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Aussies Denied Passports over Jihad ‘Fears’
Twenty Australian Muslim men have been denied their right to travel abroad after their country’s intelligence services canceled their passports over “fears” of having jihadi mentality.
"It is a 10-page letter saying I had a jihadi mentality ... I have never been approached by Australian Security Intelligence Organization (Asio) to talk about this," 19-year-old Abu Bakr, told Fairfax on Monday, December 9.
"We have been treated unjustly. My record is clean, shiny gold. I am not a criminal," he added, asserting that he was targeted merely for speaking out about violence against Muslims.
Abu Bakr, a Bankstown laborer, is among 20 Sydney men whose passports were cancelled by the Australian Security Intelligence Organization (Asio).
The spy agency accuses them of preparing to engage in politically motivated violence overseas.
The Muslim men were also said to be a threat to national security because of a "jihadi mentality".
Abu-Bakr said his faith did not permit killing innocent people.
"I did not have any intention to fight in Syria," he told ABC radio on Monday.
He added that he and other Muslims had been in Asio's sights since the Syria conflict began.
The Muslim men confirmed that they were intended to join a ‘fight’ against the cancellation of their passports.
"Basically they're suspected of being terrorists or wanting to go to overseas and participate in jihad war, or whatever other reasons," lawyer Zali Burrows, who was approached by 15 of the men whose passports have been cancelled, told ABC news.
Burrows added that the men have received letters requiring them to surrender their passports and they have been told they are an adverse security risk.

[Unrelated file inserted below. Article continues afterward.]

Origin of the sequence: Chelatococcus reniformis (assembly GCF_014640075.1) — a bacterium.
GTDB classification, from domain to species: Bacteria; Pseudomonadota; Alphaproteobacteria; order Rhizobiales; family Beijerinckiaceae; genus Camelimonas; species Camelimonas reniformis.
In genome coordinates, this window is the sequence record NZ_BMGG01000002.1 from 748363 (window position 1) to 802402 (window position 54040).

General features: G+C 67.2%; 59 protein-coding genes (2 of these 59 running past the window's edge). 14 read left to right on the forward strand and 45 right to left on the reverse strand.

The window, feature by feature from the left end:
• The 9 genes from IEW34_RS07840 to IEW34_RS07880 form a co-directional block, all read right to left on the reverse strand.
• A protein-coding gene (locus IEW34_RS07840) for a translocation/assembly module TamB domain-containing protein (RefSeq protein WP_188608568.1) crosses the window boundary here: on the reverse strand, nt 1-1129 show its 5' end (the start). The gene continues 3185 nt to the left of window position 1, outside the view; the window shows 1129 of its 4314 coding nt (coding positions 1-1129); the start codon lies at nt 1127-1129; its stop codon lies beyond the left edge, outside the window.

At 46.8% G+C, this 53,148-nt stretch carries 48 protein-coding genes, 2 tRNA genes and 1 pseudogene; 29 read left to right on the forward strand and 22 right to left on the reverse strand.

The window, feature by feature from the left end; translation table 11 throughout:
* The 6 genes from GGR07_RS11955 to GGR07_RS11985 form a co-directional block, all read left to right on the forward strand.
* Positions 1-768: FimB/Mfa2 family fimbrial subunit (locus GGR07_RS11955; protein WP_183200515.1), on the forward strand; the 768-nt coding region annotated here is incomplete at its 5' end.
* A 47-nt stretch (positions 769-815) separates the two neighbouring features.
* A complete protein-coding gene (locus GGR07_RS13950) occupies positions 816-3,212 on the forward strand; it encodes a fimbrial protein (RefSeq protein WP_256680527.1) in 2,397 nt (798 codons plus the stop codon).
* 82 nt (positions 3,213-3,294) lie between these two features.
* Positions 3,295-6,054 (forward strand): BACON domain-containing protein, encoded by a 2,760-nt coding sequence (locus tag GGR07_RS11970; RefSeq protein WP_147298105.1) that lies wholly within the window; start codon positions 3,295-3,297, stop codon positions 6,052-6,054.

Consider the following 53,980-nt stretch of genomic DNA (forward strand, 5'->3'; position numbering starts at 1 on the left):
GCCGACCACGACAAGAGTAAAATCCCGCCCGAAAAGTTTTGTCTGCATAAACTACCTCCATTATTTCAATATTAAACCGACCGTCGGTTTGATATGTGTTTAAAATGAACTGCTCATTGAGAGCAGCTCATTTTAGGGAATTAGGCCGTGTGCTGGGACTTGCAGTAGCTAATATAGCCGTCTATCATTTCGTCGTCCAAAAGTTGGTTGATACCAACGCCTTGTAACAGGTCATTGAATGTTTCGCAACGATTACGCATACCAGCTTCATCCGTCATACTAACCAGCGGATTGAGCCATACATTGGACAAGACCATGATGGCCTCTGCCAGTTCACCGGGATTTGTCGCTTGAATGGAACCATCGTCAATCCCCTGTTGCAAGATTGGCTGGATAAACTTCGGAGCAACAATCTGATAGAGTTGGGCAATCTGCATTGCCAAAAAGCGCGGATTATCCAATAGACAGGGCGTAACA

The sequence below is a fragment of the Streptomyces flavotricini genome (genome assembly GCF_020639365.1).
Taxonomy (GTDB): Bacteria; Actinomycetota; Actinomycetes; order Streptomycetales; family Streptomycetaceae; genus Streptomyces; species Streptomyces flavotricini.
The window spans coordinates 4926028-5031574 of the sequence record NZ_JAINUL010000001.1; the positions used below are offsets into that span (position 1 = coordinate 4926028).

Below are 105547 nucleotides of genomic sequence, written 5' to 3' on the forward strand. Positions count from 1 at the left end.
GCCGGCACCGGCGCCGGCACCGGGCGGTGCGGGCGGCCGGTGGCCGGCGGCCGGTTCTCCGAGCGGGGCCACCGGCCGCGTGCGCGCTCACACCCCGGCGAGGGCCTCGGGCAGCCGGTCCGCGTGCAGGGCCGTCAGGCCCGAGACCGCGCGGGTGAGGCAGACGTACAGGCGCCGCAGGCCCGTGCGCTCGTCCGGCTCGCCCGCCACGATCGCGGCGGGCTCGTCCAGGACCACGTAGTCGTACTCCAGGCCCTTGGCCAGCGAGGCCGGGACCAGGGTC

Accordingly, the men, who had no intention to join the fighting in Syria, were worried about the measures, she added.
"Some of these guys were just young guys wanting to go on holiday to Bali, they even packed their board shorts. Others wanted to go and visit a sick relative."
The move to cancel passports followed the charging of two men last week over allegedly supporting Australians fighting in Syria's civil war.
The Australian federal police said they believed about 100 Australians were suspected of being involved in the Syrian conflict.
Asio said the agency could request passport cancellations on security grounds.
According to the latest UN statement, more than 125,835 people have been killed in two years of fighting between Assad’s regime and opposition fighters in Syria.
The fighting has forced more than one million Syrians to flee their home to neighboring countries in addition to the displacement of two millions others inside the country.
Thousands of foreign fighters are believed to have joined the war against Assad’s regime in Syria.
Source: On Islam